Impact

“Education is not the learning of facts, but the training of the mind to think.“
- Albert Einstein


Jon SYLA
(impact year 2019)

Jon is currently an 11th grader at “Mehmet Akif” high school in Prishtina. He is a semi-professional chess player with a love for the natural sciences. He has won first place in the national Chemistry Competition and the Kosovar Physics Olympiad (three years in a row). He has also won first place at various debate tournaments. Besides being a member of the ATOMI institute for gifted students, Jon is also a piano player, a junior table tennis player and does a lot of volunteering in various charities around Kosovo.

Jon was chosen to represent Kosovo, for the first time in history, at the European Physics Olympiad (EuPhO) (https://eupho2019.lv/) held in Riga, Latvia this year. EuPhO is a contest for high school students. In addition to the International Physics Olympiad (started in 1967) there exist traditions of regional competitions such as Asian Physics Olympiad (since 2000) and Ibero-American Physics Olympiad (since 1991). The concept of EuPhO is similar to real research situations, with short problems description and plenty of space for creative solutions. Jon has never had the opportunity to attend these international contests and therefore sent in an application to our foundation, expressing his desire to be the first to represent his country.

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In his application Jon stated:
”Physics is one my favourite fields and participating in EuPhO is a dream come true to get more depth of the field and module knowledge to get to the same levels as other parts of the world, so for me it’s the open chance to seek more through the impact of Physics in social life all over the world.”

*The competition will be held from 31 May to 3 June, 2019.
(update will follow)


Raesa NIKSHIQI
(impact year 2018)

Raesa is currently a 10th grader at “Mileniumi i trete” high school in Prishtina. She has been a member of jCoders Academy (http://www.j-coders.com) since 2015, an organisation aiming to familiarise students from a very early age with coding. She is an avid coder herself, programming in: Scratch, Python, Stencyl, c++, etc. Last year she won ICT Albanian Awards - first place(Rising Star of The Year 2017) (https://ictawards.org/2017/), with her robotic hand to be used as a tool for sign language. She is also a member of the Mensa International community (https://www.mensa.org.uk/) and one of her biggest dreams is to have the opportunity to study at MIT (Massachusetts Institute of Technology).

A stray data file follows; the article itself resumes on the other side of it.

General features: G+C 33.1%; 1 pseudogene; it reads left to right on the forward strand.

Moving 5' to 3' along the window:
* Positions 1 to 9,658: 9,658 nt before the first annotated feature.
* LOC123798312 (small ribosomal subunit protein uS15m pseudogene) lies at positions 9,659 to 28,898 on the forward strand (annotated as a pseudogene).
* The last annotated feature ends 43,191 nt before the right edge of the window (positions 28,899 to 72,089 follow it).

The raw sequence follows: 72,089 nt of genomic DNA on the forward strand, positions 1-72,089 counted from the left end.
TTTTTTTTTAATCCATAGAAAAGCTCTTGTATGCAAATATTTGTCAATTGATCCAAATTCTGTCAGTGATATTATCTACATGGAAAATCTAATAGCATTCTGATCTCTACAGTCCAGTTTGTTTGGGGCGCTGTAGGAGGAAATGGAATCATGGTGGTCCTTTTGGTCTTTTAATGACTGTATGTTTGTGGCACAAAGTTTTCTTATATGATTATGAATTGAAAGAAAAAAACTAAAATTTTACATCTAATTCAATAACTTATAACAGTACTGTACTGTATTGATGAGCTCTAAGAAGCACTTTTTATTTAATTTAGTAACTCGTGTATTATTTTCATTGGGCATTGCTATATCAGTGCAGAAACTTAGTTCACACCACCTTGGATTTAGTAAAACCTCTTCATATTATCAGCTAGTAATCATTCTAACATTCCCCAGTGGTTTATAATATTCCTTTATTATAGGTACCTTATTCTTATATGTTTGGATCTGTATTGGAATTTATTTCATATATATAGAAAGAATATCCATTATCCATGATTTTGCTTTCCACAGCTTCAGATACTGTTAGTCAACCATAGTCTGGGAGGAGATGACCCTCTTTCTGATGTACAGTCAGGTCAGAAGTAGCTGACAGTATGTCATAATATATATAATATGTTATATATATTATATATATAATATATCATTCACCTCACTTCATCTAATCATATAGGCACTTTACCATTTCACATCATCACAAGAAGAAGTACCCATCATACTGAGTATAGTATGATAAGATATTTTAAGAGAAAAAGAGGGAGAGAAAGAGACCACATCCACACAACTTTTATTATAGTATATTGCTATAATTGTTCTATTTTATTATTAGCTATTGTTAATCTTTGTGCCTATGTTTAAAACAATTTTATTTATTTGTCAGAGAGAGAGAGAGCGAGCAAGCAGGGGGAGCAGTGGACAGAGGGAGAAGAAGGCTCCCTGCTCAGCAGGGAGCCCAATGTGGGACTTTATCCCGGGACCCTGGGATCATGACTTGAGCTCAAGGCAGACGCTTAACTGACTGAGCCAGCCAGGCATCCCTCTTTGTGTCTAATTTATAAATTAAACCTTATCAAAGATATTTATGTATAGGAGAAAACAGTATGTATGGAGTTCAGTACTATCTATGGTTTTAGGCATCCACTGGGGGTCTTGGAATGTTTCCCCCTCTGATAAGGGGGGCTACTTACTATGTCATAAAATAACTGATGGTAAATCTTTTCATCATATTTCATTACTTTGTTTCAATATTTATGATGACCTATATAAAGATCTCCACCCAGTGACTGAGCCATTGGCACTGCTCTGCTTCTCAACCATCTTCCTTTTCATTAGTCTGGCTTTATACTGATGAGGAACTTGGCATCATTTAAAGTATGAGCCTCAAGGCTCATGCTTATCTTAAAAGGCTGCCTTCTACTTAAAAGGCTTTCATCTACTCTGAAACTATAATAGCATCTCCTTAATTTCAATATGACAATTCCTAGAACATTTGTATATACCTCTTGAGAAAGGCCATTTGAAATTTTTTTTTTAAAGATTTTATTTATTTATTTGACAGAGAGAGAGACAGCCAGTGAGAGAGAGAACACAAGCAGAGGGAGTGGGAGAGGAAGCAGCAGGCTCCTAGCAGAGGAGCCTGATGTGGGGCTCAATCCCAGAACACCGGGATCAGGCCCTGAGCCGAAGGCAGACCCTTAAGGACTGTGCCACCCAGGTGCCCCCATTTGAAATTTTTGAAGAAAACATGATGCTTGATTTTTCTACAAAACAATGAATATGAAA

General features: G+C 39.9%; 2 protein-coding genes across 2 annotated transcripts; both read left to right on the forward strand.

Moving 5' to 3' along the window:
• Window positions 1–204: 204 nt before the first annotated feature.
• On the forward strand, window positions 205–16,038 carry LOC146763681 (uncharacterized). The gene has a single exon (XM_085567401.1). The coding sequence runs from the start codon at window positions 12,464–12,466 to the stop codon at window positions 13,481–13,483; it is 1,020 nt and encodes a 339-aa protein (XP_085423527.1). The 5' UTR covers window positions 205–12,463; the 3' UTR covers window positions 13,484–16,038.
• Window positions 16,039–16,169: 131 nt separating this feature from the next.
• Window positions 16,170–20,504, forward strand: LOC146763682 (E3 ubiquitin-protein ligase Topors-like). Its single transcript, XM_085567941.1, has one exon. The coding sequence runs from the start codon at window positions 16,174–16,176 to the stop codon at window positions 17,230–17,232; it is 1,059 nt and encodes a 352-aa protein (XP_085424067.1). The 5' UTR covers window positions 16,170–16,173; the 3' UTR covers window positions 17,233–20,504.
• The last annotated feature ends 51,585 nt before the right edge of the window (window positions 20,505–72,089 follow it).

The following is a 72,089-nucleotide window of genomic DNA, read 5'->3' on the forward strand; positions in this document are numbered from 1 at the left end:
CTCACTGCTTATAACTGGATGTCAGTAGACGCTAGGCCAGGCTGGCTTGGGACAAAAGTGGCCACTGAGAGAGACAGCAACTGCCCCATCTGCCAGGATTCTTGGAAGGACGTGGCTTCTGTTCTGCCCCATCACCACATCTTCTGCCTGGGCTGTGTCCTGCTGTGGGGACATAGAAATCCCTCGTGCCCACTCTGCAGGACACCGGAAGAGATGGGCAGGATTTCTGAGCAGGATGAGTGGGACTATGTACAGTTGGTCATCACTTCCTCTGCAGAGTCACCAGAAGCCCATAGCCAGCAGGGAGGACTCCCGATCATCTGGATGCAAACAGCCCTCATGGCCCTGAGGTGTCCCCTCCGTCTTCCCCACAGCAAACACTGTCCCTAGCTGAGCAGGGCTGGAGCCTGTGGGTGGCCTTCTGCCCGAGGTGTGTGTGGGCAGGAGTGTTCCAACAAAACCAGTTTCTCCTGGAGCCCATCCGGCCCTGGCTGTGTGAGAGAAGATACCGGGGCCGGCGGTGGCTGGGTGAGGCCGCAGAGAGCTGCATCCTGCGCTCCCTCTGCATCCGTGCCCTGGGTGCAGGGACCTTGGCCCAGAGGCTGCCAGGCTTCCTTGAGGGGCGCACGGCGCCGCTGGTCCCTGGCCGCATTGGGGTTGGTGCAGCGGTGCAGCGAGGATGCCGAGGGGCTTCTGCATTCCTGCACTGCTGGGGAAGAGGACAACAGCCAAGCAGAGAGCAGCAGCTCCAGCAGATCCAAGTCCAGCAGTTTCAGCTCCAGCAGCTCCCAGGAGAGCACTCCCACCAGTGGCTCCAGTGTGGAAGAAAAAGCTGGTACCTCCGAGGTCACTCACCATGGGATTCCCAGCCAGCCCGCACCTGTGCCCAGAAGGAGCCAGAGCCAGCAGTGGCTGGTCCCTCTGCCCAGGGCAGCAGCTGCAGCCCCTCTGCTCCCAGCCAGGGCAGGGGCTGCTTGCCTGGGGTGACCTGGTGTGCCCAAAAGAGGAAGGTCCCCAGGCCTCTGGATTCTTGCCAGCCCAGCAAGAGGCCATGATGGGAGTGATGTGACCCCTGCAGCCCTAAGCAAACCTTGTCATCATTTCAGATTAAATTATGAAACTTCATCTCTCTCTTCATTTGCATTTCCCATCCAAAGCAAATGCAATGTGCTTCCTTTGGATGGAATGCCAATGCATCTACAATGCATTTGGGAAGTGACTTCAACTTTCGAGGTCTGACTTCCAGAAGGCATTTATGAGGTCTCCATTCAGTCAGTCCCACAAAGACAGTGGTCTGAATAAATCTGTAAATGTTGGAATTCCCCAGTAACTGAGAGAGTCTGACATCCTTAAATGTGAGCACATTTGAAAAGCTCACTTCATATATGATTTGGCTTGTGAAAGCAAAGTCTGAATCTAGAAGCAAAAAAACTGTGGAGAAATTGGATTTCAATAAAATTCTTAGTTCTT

Needless to say, this young lady is gifted, determined and hard working. She first got in touch with us in April 2018 and shortly thereafter sent in an application to our foundation stating her case to receive funding to attend the Young Yale Global Scholars (YYGS) programme (https://globalscholars.yale.edu/) in New Haven.

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Raesa at ICT Albanian Awards (2017)

Raesa at ICT Albanian Awards (2017)



YYGS is a very prestigious summer academic enrichment and leadership programme for outstanding high school students from around the world. Raesa was accepted into the Frontiers of Science & Technology session (FST), which explores innovative developments at the forefront of science and technology, and received a partial scholarship from Yale. However, this was not enough for her to be able to attend this programme, therefore the Xheladin and Xhufe Morina foundation awarded her with its first scholarship.

For her application Raesa wrote:
”In the future I hope to continue my studies at a prestigious university in the field of technology and robotics and this experience might just bring me closer to that reality, by giving me a snapshot of what I should expect and prepare for. Coming from a small, war torn, under-developed country where the educational system is not particularly concerned with intellectual curiosity, initiative, and where innovation is still just a fancy word that is used to differentiate from others when in fact there isn’t anything innovative being done, participating in these lectures, discussions and seminars, and the capstones project, will be a life changing experience for me.”

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After attending YYGS, Raesa was extremely grateful to the foundation for the opportunity and wrote about her experience:
”I think the most important thing I learned at Yale is that the more fundamental a question is, the easier it is to neglect, the harder it is to answer, and the more important it is to ask. I was taught to take everything I know as true and question it, tear it apart, dissect it into its rawest form. As a result, I emerged not only stronger in my beliefs but also a more passionate and eloquent defender of them. My experience at YYGS has left me with something profoundly more important than facts and stories; it has left me with a new way of thinking and interacting that I can apply in or outside of the classroom and that will last far beyond my schooling. “